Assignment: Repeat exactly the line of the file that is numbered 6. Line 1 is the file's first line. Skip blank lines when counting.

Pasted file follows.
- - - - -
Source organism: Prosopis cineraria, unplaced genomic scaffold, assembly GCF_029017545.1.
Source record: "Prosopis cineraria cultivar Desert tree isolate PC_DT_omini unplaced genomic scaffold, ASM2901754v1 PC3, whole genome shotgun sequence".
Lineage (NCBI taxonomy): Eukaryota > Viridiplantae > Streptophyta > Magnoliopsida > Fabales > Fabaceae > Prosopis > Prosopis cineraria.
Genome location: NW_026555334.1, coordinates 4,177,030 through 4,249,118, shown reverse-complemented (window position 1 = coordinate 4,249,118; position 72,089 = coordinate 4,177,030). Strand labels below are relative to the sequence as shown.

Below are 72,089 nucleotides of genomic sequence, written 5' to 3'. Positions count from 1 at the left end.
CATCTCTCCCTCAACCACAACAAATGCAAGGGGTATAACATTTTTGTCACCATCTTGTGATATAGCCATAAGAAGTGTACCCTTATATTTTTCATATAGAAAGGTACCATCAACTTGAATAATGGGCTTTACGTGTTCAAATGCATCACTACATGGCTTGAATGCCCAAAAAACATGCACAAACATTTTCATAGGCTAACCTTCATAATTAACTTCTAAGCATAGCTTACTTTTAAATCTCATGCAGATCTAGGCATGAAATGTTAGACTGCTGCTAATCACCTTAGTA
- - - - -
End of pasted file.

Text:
CATCTCTCCCTCAACCACAACAAATGCAAGGGGTATAACATTTTTGTCACCATCTTGTGATATAGCCATAAGAAGTGTACCCTTATATTTTTCATATAGAAAGGTACCATCAACTTGAATAATGGGCTTTACGTGTTCAAATGCATCACTACATGGCTTGAATGCCCAAAAAACATGCACAAACATTTTCATAGGCTAACCTTCATAATTAACTTCTAAGCATAGCTTACTTTTAAATCTCATGCAGATCTAGGCATGAAATGTTAGACTGCTGCTAATCACCTTAGTA